Now let’s quickly examine Madison’s five main points. (more…)

Published in: on August 10, 2016 at 8:46 am  Comments Off on Federalist 57 – Madison  
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Federalist 56 – Madison

The previous paper covered in this series – and I’m sure you all remember back four years ago when I discussed Federalist 55 – dealt with the size of the House of Representatives. Madison continued on the theme in the 56th Federalist Paper. Once again Madison was at pains to strike a careful balance, arguing that the House was large enough to accomodate representatives who would have adequate knowledge of their constituency, but not so large as to become an over-crowded mess, unable to accomplish anything ofg substance.

At the time of the Constitution’s ratification, a House district was designed to encompass approximately 30,000 people. Madison thinks this is a suitable size for a representative to understand the complexities of the district he represents. As he puts it:

It is a sound and important principle that the representative ought to be acquainted with the interests and circumstances of his constituents. But this principle can extend no further than to those circumstances and interests to which the authority and care of the representative relate. An ignorance of a variety of minute and particular objects, which do not lie within the compass of legislation, is consistent with every attribute necessary to a due performance of the legislative trust. In determining the extent of information required in the exercise of a particular authority, recourse then must be had to the objects within the purview of that authority.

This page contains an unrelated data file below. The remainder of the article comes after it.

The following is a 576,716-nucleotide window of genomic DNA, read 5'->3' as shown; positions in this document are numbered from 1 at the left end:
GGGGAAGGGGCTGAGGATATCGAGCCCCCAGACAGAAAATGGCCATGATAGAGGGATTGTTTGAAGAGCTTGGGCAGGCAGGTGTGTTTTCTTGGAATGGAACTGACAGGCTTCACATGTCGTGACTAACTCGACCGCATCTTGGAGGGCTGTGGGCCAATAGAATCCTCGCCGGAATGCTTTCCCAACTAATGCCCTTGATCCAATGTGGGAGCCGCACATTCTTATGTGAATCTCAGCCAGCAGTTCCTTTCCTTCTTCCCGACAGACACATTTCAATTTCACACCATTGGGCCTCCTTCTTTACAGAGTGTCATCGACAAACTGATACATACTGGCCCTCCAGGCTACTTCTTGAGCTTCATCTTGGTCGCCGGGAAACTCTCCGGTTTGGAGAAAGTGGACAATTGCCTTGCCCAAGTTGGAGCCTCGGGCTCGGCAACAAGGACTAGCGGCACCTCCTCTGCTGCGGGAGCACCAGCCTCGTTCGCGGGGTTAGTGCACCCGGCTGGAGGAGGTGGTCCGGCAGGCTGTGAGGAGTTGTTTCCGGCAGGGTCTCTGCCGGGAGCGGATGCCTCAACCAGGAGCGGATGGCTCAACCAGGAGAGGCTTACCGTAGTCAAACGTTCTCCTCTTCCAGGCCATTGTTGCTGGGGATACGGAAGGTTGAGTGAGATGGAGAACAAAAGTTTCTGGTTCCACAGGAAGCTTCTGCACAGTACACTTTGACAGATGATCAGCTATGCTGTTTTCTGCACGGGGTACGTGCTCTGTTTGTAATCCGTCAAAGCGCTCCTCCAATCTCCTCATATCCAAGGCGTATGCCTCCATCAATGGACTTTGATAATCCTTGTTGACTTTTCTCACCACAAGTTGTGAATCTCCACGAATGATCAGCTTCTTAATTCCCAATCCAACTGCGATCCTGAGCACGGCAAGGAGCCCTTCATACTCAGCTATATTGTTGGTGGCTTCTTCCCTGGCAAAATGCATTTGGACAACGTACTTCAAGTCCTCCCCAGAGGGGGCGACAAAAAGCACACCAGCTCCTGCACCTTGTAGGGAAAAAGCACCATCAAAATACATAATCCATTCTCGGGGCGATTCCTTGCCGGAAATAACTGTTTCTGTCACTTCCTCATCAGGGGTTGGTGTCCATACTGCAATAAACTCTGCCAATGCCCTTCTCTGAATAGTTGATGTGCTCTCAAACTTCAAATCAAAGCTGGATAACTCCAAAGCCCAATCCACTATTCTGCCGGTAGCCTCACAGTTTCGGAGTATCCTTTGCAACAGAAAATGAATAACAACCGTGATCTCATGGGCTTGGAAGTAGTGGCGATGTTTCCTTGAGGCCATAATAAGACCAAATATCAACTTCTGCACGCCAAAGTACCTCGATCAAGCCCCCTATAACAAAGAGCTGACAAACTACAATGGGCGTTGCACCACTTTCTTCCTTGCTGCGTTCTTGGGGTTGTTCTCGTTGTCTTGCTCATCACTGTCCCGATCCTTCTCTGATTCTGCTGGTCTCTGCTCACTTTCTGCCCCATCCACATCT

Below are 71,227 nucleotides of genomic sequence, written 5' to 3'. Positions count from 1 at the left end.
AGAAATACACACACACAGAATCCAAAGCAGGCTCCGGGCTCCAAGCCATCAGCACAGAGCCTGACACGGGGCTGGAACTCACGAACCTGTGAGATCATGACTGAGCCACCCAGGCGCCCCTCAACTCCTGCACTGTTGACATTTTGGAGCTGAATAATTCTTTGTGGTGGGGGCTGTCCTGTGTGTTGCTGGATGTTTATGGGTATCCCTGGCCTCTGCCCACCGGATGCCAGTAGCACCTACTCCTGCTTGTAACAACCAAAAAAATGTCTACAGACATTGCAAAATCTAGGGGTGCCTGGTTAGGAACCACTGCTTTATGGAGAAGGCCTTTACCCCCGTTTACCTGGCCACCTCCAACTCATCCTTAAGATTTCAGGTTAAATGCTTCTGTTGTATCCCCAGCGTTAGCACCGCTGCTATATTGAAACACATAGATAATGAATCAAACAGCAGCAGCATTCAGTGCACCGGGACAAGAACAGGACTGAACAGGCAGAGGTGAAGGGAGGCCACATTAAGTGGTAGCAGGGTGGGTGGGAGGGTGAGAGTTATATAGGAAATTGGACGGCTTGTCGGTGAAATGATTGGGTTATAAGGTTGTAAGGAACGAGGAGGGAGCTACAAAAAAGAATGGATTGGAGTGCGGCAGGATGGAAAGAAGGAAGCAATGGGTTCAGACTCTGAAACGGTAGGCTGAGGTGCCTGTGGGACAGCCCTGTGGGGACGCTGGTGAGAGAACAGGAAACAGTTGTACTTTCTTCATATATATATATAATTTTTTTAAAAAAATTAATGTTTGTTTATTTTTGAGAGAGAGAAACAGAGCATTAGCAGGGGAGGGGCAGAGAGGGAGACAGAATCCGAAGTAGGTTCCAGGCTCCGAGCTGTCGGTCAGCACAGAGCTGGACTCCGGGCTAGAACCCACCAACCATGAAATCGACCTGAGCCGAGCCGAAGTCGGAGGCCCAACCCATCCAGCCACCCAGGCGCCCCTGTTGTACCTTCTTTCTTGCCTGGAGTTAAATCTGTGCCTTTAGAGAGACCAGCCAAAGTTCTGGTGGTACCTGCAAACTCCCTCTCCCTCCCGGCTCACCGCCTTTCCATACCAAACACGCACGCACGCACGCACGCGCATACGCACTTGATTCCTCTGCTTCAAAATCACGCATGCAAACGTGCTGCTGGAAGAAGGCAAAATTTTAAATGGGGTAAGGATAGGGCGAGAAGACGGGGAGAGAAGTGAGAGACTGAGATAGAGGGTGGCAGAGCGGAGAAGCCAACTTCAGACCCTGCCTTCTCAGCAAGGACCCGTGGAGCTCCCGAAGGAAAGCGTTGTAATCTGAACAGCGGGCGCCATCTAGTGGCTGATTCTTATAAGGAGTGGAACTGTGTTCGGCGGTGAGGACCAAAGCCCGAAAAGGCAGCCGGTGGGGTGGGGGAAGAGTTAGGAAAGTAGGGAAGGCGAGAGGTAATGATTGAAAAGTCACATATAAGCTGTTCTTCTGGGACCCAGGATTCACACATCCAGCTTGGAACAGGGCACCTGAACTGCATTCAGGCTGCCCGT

The implicit argument is the purview of the federal government will be quite limited, therefore a representative need only acquite expertise in subject matters that will directly impact his constituents. The representative did not need to be on a first-name basis with each of his constituents, nor did he need to be aware of every little bit of minutiae affecting them. He had to attain a general knowledge of those matters, and only those matters in which the federal government might have a say over the lives of the people he represents. Therefore he would not be spread too thin according to the original constitutional design.